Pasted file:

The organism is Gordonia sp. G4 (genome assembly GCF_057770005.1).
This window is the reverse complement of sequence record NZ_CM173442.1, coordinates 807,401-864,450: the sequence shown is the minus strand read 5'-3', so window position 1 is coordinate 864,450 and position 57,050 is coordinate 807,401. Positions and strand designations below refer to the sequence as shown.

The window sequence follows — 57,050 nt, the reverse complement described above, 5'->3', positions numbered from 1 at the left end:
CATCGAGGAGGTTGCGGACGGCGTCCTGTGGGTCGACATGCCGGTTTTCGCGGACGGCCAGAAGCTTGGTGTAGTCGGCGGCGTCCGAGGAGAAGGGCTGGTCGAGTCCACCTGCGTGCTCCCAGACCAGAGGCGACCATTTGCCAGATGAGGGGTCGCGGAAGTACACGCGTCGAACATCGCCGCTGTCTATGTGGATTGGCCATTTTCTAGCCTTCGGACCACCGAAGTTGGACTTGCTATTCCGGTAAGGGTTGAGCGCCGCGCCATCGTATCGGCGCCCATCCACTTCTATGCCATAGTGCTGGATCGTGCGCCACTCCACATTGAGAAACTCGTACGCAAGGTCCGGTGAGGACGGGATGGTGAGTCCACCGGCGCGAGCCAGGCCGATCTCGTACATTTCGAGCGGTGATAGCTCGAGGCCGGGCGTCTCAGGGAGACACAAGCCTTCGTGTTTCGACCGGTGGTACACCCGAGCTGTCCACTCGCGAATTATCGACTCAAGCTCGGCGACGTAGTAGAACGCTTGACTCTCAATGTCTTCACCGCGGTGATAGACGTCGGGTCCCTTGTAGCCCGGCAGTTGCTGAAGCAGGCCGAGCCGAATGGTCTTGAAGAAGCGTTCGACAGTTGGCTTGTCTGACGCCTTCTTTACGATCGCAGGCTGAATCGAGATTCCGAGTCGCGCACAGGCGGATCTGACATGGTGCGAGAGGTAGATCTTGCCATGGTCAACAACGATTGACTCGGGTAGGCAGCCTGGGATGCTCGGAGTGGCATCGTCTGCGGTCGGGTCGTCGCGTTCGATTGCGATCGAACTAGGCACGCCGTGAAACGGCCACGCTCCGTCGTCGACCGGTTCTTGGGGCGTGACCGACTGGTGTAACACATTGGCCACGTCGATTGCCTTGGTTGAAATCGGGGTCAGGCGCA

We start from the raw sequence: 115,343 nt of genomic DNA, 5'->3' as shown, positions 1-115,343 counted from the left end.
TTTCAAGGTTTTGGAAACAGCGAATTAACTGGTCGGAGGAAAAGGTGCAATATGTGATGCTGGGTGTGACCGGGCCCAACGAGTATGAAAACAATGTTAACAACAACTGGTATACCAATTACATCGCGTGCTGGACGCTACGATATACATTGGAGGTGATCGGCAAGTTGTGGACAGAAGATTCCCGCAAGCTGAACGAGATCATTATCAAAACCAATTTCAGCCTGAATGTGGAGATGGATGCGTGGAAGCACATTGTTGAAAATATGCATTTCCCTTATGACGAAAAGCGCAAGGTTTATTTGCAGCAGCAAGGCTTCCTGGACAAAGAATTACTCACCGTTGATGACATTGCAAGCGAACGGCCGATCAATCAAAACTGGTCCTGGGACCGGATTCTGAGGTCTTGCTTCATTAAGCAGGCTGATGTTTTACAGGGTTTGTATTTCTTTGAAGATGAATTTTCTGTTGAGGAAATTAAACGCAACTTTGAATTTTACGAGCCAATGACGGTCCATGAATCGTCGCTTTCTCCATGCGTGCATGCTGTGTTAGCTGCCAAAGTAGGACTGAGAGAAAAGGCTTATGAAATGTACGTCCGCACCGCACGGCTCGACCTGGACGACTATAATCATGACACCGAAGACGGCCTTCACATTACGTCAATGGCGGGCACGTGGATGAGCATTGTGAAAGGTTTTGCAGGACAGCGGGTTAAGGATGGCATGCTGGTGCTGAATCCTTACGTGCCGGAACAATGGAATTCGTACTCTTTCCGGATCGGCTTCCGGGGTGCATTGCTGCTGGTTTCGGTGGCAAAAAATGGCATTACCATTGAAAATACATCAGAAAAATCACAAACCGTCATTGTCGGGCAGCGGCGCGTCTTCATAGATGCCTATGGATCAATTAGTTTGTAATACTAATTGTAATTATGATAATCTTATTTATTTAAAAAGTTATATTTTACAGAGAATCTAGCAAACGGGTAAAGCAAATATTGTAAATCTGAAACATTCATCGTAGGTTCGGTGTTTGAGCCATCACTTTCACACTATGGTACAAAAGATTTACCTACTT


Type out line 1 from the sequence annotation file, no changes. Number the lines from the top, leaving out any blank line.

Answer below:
The organism is Gordonia sp. G4 (genome assembly GCF_057770005.1).